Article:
In reply to Kurt’s commentary on the backing theory/real bills view, let me start with a reasonable working statement of the real bills doctrine:
Money should be issued in exchange for
(2) real bills
(3) of adequate value.
Rule 3 is by far the most important. No bank should (or would) issue $100 to someone who offered securities worth only $90 in exchange. A bank that fails to follow rule 3 will soon become insolvent, while a bank that follows rule 3 will get a dollar’s worth of new assets for every new dollar that it issues, so that bank’s dollars will hold their value, even as more are issued. Furthermore, no law is needed to force banks to follow rule 3. This is why the real bills doctrine is the natural ideology of free banking. Sargent and Wallace also equate the real bills doctrine with the free banking view.
Rules 1 and 2 also play a role. Rule 1 prevents maturity mismatching, and assures that the assets backing the bank’s money will mature in 60 days or less, so that even if customers want to redeem all their money at once, the worst that can happen to customers (assuming the bank is solvent) is a 60-day wait to get their money. Rule 2 automatically matches the quantity of money to the needs of business. When farmers and factories are busy, they will generate many bills, some of which will find their way to local banks, to be exchanged for newly-issued money. Old-time note-issuing bankers usually found that if they issued new money based on the bills of farms and factories, then their notes would stay in circulation. But if they issued new notes to people not directly engaged in production, the new notes would return to the bank the next day. Here again, no law is needed to force banks to follow rules 1 and 2, though I should add that banks were not terribly strict in following rules 1 and 2, and they often found that new notes could safely and profitably be issued for government bonds or other “solid paper” with maturities over 60 days.
The backing view says that the real bills doctrine avoids inflation by assuring that money does not outrun the issuer’s assets. But quantity theorists mistakenly think that the real bills doctrine aims to prevent inflation by assuring that money does not outrun the quantity of goods produced in the economy. The difference between the “money outruns assets” view and the “money outruns goods” issue has been a prolific source of misunderstanding.
Adam Smith, in the passage referenced by Kurt, takes the view that the real bills doctrine will prevent money from outrunning goods, that is, that “(money) can never exceed the quantity which the circulation of the country can easily absorb and employ”. Henry Thornton (1801) and David Ricardo (1810) took a similar approach. Each of them contended that a bank that followed the real bills rule might still cause its money-issue to outrun the quantity of goods. This seemed to them a sufficient proof that the bank would cause inflation, but they failed to realize that as long as a bank only issued money in exchange for assets of adequate value, the bank’s money-issue would not outrun the bank’s assets, and the money would hold its value. (More on Thornton and Ricardo here)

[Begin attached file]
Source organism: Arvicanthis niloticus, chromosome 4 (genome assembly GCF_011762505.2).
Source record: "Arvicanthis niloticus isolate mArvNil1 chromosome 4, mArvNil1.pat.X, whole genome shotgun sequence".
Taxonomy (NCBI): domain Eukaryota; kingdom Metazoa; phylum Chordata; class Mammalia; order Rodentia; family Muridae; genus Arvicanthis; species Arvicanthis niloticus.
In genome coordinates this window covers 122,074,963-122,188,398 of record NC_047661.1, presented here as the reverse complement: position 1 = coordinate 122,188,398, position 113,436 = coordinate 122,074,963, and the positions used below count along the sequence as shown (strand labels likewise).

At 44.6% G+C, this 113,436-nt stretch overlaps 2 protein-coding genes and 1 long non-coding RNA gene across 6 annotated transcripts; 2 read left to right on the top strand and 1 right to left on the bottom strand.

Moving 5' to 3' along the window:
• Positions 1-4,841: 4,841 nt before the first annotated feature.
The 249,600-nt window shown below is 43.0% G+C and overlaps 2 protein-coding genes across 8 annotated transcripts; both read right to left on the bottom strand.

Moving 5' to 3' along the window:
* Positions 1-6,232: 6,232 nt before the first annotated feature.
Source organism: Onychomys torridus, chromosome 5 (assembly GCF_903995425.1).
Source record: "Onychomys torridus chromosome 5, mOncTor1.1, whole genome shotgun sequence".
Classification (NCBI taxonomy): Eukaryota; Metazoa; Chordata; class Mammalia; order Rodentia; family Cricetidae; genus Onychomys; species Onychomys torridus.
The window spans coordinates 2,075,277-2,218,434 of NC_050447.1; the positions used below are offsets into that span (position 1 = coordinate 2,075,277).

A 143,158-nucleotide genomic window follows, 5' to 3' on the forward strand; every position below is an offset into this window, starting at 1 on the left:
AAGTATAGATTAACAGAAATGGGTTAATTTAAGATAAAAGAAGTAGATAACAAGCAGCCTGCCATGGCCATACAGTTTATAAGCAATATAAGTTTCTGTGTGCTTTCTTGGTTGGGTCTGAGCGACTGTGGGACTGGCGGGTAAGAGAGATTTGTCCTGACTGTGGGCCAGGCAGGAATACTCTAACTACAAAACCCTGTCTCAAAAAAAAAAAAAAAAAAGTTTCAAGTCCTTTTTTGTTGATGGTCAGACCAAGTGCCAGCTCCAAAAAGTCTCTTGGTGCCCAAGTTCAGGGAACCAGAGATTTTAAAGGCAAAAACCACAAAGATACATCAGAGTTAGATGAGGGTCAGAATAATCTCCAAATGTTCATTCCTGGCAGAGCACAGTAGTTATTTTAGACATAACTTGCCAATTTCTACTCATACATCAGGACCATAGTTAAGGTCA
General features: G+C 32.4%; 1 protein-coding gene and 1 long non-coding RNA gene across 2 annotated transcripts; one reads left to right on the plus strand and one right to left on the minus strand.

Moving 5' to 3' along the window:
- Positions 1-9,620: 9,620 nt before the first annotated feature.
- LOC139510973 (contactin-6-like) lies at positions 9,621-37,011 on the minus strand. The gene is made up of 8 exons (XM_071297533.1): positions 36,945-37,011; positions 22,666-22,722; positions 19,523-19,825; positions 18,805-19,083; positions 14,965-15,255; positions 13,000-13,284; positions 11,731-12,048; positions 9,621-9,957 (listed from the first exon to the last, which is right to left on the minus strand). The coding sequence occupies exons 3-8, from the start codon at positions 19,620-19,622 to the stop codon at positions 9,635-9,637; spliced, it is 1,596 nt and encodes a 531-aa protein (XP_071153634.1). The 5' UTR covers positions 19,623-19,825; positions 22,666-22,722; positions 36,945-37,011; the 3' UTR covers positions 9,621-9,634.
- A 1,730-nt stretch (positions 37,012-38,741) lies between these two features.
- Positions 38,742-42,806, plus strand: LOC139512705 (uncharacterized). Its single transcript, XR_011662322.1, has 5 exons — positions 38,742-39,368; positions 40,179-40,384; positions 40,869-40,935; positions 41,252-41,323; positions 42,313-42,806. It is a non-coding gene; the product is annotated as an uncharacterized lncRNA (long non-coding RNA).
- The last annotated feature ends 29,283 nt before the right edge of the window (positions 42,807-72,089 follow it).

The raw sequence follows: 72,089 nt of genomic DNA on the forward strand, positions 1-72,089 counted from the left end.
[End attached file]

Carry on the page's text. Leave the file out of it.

Lloyd Mints (1945) attacked the real bills doctrine with his “money’s worth” argument, which can be explained with the following sequence of events:
- Banks lend dollars. Borrowers promise to repay the loan, not with a physical amount of their assets, but with a specified dollar’s worth of their assets.
- Lending of dollars creates new money.
- New money causes the value of existing money to fall,
- which reduces the real value of borrowers’ debts,
- which allows borrowers to borrow still more,
- which brings us back to #2, and a self-perpetuating cycle of more loans, more money, and more inflation.
Step 3 above, that new money causes inflation, assumes the correctness of the quantity theory. But on backing theory principles, the new money will be adequately backed by the borrower’s collateral, and so will not cause inflation. Thus Mints’ “self-perpetuating cycle” never gets off the ground. Only by assuming the incorrectness of the real bills doctrine to begin with was Mints able to conclude that the real bills doctrine was incorrect.
Now, to Kurt’s questions and comments:
- Question: Mike, to give me and other readers a better sense of where you fit in the long real bills tradition, please explain (a) whether the real bills doctrine as you define it is similar to the way Sargent and Wallace define it and (b) whether you think it was a misnomer for Sargent and Wallace to call their idea a version of the real bills doctrine.
Answer: I agree with Sargent and Wallace that “there should be unrestricted discounting of real bills”. Banks acting in their own best interest will only issue a new dollar to someone who offers a dollar’s worth of assets in exchange, so the bank’s assets will automatically be sufficient to cover the money it has issued. I disagree with Sargent and Wallace’s claim that the real bills doctrine leads to an indeterminate price level. As long as the bank holds some real assets, these will anchor the currency. Sargent and Wallace also accept the idea that modern paper moneys are fiat moneys, in the sense that they are unbacked. I think that modern paper moneys are backed by the assets of the issuing central bank, but they are normally not convertible into metal. But ‘inconvertible’ is not the same thing as ‘unbacked’.